Chris: Yes. And let’s praise Arkham Origins! It’s the Die Hard of video games, the action Christmas game you didn’t know you needed. Punching out people to the sounds of “Greensleeves” never gets old.
Kirk: Such an underrated game, as I’ve already written.
Luke: In Akham Knight, the dream/nightmare sequence for Joker, with all the stone Batmen, packs more meaning and is more enjoyable than any number of “dead parent” flashbacks or other crisis Batman faces.
Kirk: It made me jump, too!
Evan: The most intriguing thing about the way the Joker lives in Batman’s head is that it works in multiple ways. Either Batman’s possessed by the literal disembodied psyche of his archfoe or the Joker is just the form his own doubts and fears take. It’s, like, “damn, sure he’s the evil-arse Joker but he’s kinda right about some of this stuff he’s saying, Bruce…”
Kirk: I really liked how Batman would totally ignore Joker… right until he didn’t.
Chris: What Arkham Knight does better than Arkham Origins is exactly that, Evan. Get inside Bruce Wayne’s head and give you at least some sense of who this man is, beyond the monotonous brute who occupies most of the first act.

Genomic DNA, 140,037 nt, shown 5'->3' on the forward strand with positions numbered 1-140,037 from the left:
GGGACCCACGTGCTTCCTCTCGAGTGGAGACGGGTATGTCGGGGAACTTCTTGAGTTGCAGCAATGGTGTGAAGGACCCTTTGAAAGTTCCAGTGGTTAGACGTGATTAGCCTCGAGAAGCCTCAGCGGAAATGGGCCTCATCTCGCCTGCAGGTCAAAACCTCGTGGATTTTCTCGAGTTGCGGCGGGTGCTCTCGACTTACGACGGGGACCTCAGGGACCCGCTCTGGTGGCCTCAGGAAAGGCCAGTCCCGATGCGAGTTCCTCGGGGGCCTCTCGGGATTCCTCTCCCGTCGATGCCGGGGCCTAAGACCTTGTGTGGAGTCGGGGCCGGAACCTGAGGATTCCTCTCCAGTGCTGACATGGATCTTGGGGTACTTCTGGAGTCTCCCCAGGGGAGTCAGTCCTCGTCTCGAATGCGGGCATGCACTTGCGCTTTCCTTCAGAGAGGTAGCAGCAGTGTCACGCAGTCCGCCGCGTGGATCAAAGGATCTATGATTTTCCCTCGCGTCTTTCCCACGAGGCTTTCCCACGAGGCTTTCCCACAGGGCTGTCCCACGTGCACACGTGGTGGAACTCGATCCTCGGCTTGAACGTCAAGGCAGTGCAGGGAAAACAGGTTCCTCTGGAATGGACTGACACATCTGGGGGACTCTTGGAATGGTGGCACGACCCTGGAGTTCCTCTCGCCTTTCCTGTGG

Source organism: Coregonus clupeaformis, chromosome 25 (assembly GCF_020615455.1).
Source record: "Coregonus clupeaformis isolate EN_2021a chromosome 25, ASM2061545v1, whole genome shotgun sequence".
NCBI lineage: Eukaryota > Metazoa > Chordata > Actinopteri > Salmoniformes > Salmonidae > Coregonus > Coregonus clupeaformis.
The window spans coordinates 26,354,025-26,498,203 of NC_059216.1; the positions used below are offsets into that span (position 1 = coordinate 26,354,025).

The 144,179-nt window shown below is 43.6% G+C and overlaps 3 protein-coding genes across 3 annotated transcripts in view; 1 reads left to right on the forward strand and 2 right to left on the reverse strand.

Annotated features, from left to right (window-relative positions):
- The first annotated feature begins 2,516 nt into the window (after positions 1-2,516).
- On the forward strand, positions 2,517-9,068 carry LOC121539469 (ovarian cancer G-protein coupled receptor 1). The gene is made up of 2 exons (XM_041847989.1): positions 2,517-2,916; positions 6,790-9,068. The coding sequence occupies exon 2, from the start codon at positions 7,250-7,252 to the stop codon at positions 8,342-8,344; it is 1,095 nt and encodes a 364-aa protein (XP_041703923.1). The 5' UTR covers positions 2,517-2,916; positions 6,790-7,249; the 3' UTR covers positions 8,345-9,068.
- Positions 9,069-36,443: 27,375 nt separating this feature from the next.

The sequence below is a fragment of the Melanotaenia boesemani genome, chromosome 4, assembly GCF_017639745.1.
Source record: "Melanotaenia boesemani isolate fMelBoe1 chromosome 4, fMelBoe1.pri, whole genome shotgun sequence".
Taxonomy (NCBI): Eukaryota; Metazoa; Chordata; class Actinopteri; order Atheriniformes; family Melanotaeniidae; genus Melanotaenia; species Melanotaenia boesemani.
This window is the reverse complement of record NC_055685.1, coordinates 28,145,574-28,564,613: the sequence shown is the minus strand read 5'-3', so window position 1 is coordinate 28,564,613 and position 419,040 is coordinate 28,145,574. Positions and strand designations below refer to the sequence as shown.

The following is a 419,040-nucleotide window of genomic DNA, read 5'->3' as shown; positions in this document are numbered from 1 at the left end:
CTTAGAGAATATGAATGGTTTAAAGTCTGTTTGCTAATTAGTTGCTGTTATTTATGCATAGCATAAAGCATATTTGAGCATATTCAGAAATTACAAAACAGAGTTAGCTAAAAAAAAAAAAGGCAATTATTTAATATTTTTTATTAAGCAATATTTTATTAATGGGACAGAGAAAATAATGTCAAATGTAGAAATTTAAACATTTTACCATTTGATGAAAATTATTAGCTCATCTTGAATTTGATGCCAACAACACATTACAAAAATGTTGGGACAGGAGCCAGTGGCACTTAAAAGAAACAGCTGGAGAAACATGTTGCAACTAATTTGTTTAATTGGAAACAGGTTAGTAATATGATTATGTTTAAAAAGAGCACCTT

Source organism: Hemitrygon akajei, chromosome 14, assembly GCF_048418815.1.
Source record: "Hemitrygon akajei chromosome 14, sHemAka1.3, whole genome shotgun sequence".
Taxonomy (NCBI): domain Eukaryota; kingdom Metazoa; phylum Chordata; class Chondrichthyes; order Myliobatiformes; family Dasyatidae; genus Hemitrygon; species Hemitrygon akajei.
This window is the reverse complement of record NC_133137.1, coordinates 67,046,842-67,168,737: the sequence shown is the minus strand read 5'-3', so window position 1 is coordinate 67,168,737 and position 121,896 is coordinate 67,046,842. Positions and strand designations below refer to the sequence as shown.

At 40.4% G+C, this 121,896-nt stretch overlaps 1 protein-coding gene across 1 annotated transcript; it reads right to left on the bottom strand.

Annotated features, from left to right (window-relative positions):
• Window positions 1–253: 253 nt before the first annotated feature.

Kirk: Speaking of that, I have to say that as much as I like Kevin Conroy as Batman, I felt like he was a bit mismatched by some parts of this script. He’s so dignified, you know? This batman was a bit rawer, and more of a mystery. Maybe it was just me.
Luke: No, it’s not just you. This performance, the way Batman breaks down as the night goes on and gets very WHERE’S THE TRIGGER, seemed to not quite fit Conroy’s voice.
Evan: I love Batman but the most frustrating element of his more modern iterations is this dogma that any hint of his emotional complexity has to come from how he interacts with other characters. He’ll never just say how he’s feeling to other people.It’s all interior monologue or others interpreting it.
Kirk: It’s tricky, too, since due to the open-ended nature of the game, one minute you’ll have Batman watching Oracle kill herself, and the next minute he’s having a casual chat with Alfred about how he’s “gonna pay Penguin a visit and say hi” or something.I’m not sure what Conroy could’ve done better, given what he was working with.